Stories

Where Albany legislators drew (and redrew) district lines

A timeline of the redistricting process so far

The once-a-decade drawing of legislative district lines has snarled in New York State, where proposals from an Albany task force are now heading for consideration by Gov. Andrew Cuomo and a court has released draft lines for congressional districts.

Our map shows each of the proposals for district lines so far: Assembly and Senate lines from the state legislative task force, and congressional lines from a special master appointed by panel of federal judges.

The revised legislative lines are very similar to those the task force proposed in January. Minor alterations include a switch of downtown Syracuse from Senate District 50 to 53 and, in Queens, the addition of a two-block section to the 12th district to include the residence of incumbent Senator Michael Gianaris, who effectively would have been forced into a primary with another Democrat.

Redrawing New York: A timeline

Jan. 26, 2012: State legislative task force releases proposed district lines for Senate and Assembly.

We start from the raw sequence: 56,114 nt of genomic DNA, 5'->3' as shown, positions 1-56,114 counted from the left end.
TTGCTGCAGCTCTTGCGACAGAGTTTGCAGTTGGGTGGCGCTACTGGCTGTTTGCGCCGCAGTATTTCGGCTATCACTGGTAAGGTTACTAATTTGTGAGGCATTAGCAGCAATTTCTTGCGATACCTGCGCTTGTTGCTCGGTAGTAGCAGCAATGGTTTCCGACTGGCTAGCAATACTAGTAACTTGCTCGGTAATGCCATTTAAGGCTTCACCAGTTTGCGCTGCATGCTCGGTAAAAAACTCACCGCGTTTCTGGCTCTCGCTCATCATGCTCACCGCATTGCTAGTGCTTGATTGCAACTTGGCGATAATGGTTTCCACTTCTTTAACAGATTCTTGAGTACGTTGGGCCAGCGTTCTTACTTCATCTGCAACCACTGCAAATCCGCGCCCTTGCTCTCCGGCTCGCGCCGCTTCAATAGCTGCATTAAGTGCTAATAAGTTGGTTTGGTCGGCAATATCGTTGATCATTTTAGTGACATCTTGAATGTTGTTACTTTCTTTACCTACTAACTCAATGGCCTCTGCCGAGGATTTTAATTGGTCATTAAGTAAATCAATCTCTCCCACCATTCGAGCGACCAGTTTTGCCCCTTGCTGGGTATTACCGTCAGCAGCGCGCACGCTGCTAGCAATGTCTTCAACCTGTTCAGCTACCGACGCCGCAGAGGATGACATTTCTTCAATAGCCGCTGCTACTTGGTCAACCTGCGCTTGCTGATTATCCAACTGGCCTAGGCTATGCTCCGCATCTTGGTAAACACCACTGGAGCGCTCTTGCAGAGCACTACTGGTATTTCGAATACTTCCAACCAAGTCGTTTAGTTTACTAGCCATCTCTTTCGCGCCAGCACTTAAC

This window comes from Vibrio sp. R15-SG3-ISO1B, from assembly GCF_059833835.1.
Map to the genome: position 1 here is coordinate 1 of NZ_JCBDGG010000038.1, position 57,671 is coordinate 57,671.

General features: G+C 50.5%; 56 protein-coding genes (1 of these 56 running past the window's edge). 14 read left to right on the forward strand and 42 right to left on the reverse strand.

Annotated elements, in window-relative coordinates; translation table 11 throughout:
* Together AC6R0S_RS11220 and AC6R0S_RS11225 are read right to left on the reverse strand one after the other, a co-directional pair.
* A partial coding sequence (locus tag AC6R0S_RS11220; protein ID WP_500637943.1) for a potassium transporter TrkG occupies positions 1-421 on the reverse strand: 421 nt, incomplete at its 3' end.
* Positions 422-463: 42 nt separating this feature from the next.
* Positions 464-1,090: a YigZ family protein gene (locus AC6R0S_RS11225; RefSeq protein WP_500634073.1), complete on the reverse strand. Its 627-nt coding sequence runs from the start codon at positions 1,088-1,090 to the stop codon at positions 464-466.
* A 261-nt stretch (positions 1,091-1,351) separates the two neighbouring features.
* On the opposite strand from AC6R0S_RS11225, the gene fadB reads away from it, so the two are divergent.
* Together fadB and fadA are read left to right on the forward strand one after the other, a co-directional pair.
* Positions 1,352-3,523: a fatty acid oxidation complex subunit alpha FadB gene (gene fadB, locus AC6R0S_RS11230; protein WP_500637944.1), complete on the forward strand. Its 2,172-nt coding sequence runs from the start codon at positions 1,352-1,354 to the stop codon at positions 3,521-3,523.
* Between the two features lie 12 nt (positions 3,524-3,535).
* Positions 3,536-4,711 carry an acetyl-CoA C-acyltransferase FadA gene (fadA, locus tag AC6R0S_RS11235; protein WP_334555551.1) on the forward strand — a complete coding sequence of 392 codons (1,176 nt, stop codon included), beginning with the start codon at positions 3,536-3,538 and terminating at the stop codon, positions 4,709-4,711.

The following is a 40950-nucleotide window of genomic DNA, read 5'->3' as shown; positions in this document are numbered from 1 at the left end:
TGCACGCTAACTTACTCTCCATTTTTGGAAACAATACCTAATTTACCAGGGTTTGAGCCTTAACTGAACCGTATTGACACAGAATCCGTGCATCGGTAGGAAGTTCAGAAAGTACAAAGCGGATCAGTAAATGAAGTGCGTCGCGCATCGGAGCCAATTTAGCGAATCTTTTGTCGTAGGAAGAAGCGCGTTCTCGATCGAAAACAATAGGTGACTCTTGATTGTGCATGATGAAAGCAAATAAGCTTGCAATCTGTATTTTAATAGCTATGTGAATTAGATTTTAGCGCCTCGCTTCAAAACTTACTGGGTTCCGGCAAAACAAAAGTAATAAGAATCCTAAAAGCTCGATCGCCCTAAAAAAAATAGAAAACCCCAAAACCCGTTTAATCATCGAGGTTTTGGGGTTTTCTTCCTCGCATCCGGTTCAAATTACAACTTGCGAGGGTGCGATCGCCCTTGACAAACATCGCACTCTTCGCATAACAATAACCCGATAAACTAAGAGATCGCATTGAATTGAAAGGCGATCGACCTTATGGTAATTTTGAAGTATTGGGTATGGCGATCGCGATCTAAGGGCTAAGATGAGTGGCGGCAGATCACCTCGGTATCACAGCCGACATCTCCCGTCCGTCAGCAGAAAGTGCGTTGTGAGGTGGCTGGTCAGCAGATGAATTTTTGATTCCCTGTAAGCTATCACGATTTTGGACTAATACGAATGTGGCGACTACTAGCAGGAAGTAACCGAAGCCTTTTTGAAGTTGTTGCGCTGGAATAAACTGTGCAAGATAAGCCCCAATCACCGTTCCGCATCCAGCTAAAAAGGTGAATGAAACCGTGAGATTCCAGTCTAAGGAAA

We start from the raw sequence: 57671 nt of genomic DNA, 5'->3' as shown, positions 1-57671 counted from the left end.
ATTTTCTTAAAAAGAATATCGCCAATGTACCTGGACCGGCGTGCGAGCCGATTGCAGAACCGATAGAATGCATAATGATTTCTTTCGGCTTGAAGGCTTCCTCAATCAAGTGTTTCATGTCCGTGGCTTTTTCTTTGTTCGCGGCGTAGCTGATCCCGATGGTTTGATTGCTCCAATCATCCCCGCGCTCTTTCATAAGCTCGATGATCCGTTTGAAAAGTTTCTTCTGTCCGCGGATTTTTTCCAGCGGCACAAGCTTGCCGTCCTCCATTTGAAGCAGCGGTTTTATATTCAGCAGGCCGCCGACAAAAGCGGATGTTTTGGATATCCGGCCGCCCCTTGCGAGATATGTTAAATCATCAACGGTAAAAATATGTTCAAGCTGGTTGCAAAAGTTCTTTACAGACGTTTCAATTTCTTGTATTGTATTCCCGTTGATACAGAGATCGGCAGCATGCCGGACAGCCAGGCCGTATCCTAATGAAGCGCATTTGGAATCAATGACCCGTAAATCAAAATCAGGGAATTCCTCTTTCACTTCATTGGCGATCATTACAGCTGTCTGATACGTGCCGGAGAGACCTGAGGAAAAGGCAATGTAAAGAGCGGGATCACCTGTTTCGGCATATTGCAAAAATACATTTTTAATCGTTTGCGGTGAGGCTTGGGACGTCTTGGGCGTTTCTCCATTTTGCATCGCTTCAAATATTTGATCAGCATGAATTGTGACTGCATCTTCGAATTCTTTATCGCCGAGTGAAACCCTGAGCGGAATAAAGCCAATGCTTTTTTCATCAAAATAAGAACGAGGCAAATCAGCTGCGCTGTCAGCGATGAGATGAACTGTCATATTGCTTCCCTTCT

Jan. 27: Cuomo vows to veto the task force proposal. “The maps are unacceptable…. I think anyone who looks at the maps will see the political machinations. You don’t have to look hard.”

Feb. 27: A three-judge panel in the U.S. District Court for the Eastern District appoints Magistrate Judge Roanne Mann as special master and instructs her to propose congressional lines.

Feb. 29: Senate and legislature, having failed to come to agreement on proposed congressional lines, submit separate proposals to Judge Mann.

March 6: Judge Mann releases draft congressional maps, which would keep most incumbents in place.

March 11: Legislative task force releases revised Senate and Assembly district lines – in the form of 154,340 words of text.

March 12: Task force releases Senate and Assembly proposals as data files; Judge Mann releases a revised proposal for congressional lines.

March 14: Redistricting task force votes to release proposed lines to Senate and Assembly.

[Update] March 14: After Democrats walked out of the Senate on Wednesday night, Senate Republicans voted 36-0 in favor of the proposed lines. The Democratic-controlled Assembly approved its most recent proposal for that chamber’s lines. The Senate and Assembly also agreed to approve a constitutional amendment, handing future redistricting responsibilities to an independent commission. (In the map above, the second proposal for each chamber is the version going forward.)

March 15: Governor Cuomo issued a statement at 5:35am praising the passage of the constitutional amendment.